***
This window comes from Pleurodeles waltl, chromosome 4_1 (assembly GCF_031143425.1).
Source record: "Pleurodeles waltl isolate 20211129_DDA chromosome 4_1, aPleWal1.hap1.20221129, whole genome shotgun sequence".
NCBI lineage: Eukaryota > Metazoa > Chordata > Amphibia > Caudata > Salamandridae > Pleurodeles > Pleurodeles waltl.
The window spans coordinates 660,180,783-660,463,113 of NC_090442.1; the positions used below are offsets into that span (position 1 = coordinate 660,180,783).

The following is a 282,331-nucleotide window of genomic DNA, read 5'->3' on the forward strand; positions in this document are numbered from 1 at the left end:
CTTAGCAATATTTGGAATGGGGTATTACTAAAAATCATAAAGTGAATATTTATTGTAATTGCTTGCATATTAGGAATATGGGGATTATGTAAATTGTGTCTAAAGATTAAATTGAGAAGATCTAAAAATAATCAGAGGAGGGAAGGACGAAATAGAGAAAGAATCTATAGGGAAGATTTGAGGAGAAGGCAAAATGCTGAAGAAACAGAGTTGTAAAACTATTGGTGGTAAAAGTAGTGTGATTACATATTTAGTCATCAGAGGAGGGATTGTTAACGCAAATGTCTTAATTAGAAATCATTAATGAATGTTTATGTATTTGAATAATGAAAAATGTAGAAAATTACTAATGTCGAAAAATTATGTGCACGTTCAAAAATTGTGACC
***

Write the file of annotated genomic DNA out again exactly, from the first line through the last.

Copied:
This window comes from Pleurodeles waltl, chromosome 4_1 (assembly GCF_031143425.1).
Source record: "Pleurodeles waltl isolate 20211129_DDA chromosome 4_1, aPleWal1.hap1.20221129, whole genome shotgun sequence".
NCBI lineage: Eukaryota > Metazoa > Chordata > Amphibia > Caudata > Salamandridae > Pleurodeles > Pleurodeles waltl.
The window spans coordinates 660,180,783-660,463,113 of NC_090442.1; the positions used below are offsets into that span (position 1 = coordinate 660,180,783).

The following is a 282,331-nucleotide window of genomic DNA, read 5'->3' on the forward strand; positions in this document are numbered from 1 at the left end:
CTTAGCAATATTTGGAATGGGGTATTACTAAAAATCATAAAGTGAATATTTATTGTAATTGCTTGCATATTAGGAATATGGGGATTATGTAAATTGTGTCTAAAGATTAAATTGAGAAGATCTAAAAATAATCAGAGGAGGGAAGGACGAAATAGAGAAAGAATCTATAGGGAAGATTTGAGGAGAAGGCAAAATGCTGAAGAAACAGAGTTGTAAAACTATTGGTGGTAAAAGTAGTGTGATTACATATTTAGTCATCAGAGGAGGGATTGTTAACGCAAATGTCTTAATTAGAAATCATTAATGAATGTTTATGTATTTGAATAATGAAAAATGTAGAAAATTACTAATGTCGAAAAATTATGTGCACGTTCAAAAATTGTGACC